The Budget for 2004 is Finally Done

Just in time for the start of the Year of the Monkey, on Thursday, Jan. 22, the Senate passed the omnibus conference report (HR 2673) which was approved by the House a month ago.

The omnibus bill includes funding for the 7 appropriations that were not passed for fiscal year 2004, and up to $11 billion in "pork" projects (according to Sen. John McCain (R-AZ)) and a number of controversial provisions. The vote was 65-28. Passage came after Tuesday's successful filibuster by Democrats and several Republicans to block a vote on the bill by 48-45. The vote to consider the bill with no further delay (cloture vote) on Thursday barely passed on a 61-32 vote - just one vote more than needed for a three-fifths majority. Passage came after Republicans threatened to push through a continuing resolution (CR) for the remainder of fiscal year 2004. A CR would fund departments and agencies at last year's level, which would mean billions of cuts no funding for special interest projects. The bill amounts to a total of $820 billion, including $373 billion for appropriations. President Bush signed it into law on Friday, Jan. 23.

Besides the fact that the appropriations process for 2004 is finished, there is not much else to be said in favor of the omnibus bill. It represents a huge victory for the administration, which largely shaped the final form of the bill including a number of non-appropriation related legislative provisions that run contrary to previous actions by the House and/or Senate.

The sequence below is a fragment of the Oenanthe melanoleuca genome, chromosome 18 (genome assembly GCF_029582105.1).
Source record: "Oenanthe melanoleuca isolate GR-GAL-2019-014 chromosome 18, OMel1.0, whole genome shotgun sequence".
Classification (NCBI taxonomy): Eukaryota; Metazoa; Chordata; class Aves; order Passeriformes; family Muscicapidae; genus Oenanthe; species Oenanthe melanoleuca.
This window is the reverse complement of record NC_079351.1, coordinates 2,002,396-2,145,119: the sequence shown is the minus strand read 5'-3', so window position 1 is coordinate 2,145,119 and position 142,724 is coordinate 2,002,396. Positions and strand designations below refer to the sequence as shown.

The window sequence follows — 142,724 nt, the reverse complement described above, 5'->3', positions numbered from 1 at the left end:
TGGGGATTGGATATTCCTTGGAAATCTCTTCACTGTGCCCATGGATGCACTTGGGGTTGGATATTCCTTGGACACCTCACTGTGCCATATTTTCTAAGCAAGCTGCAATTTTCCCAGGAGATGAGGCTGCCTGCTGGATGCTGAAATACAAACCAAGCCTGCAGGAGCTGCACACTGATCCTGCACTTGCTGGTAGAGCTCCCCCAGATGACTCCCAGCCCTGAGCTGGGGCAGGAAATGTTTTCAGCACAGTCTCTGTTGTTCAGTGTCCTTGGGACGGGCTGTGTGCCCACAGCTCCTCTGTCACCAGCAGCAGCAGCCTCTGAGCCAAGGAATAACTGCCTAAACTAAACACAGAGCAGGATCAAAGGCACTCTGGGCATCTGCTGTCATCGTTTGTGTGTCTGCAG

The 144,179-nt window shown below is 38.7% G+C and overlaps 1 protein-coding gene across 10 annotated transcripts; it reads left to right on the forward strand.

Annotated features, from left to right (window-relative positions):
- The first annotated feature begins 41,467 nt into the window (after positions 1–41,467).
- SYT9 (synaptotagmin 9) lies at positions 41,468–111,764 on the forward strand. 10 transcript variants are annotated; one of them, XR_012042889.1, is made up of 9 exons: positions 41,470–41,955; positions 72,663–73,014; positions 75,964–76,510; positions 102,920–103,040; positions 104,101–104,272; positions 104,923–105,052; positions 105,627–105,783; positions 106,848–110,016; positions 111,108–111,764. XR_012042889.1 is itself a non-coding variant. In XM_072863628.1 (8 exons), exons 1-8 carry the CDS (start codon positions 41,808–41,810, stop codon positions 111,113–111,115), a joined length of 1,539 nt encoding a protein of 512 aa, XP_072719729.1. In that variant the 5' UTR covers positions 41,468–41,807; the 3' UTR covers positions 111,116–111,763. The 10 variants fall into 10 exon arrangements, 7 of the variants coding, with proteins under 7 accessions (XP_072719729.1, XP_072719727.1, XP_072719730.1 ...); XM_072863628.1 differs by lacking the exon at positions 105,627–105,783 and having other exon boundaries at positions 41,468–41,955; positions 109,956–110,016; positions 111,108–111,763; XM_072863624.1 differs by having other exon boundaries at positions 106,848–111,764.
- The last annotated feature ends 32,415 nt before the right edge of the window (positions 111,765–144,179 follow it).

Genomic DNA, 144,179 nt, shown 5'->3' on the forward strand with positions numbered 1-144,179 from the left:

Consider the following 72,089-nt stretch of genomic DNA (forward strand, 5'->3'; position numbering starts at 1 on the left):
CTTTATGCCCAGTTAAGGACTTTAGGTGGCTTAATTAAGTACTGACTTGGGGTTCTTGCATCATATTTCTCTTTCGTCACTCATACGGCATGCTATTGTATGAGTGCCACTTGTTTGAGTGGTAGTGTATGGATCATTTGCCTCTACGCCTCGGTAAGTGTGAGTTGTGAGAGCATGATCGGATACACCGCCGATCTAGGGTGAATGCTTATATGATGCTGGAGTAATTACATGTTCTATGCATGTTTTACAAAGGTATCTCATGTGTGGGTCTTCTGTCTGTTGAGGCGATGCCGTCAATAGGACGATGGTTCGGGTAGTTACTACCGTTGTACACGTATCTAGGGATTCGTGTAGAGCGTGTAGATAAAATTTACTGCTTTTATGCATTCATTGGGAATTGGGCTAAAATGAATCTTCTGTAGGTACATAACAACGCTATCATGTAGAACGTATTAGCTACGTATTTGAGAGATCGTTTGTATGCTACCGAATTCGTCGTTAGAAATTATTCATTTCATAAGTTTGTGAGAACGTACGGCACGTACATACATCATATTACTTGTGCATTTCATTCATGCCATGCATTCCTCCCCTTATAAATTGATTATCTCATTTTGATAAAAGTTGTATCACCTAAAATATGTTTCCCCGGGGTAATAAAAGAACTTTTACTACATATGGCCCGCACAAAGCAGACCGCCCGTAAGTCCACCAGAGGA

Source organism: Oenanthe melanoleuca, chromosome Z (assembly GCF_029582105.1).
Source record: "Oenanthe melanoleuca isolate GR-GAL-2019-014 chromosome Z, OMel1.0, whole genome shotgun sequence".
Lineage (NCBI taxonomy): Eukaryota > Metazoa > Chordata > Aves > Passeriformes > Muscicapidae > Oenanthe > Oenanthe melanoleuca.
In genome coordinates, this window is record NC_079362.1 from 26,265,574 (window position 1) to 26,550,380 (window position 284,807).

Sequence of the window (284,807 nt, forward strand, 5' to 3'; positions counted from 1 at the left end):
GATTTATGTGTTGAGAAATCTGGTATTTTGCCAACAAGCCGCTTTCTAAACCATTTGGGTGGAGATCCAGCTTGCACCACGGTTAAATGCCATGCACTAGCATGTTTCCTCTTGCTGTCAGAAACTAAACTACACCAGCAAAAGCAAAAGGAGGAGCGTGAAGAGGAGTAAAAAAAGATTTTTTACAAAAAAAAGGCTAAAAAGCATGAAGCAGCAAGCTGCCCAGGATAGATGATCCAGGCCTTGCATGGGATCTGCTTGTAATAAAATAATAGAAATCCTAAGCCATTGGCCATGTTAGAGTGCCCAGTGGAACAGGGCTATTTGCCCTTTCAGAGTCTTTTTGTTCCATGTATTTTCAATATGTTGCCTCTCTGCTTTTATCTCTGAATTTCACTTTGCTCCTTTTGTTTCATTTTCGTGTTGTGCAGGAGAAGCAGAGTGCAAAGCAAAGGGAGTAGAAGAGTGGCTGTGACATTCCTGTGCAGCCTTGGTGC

The bill:

  • Fails to block Department of Labor plans to weaken overtime pay rules which will deny overtime pay to 8 million American workers, according to the Economic Policy Institute;
  • Delays "country-of-origin" labeling of supermarket meat and produce for two years - from September 30, 2004 to September 30, 2006;
  • Fails to include protections for the 400,000 federal workers whose jobs are targeted for privatization
  • Requires the destruction within 24 hours of background check records for gun purchase applications, eliminating the previous requirement that those records be kept for 90 days;
  • Fails to block FCC media ownership rules allowing an increase in the number of television stations that one network can own from 36 percent to 39 percent of the nation's audience, which will allow media conglomerates to own more television stations. This 39 percent coincidentally mirrors current ownership levels of Viacom’s CBS and News Corporation’s Fox;
  • Includes $18 million for a school voucher program in DC, allowing public funds to be used for private school tuition; and
  • Continues the ban on Americans traveling to Cuba.

Democrats vowed to take action on some of the objectionable provisions in amendments to other upcoming bills, or, in the case of the overtime provision, through efforts to rescind the Department of Labor regulation after it is finalized.

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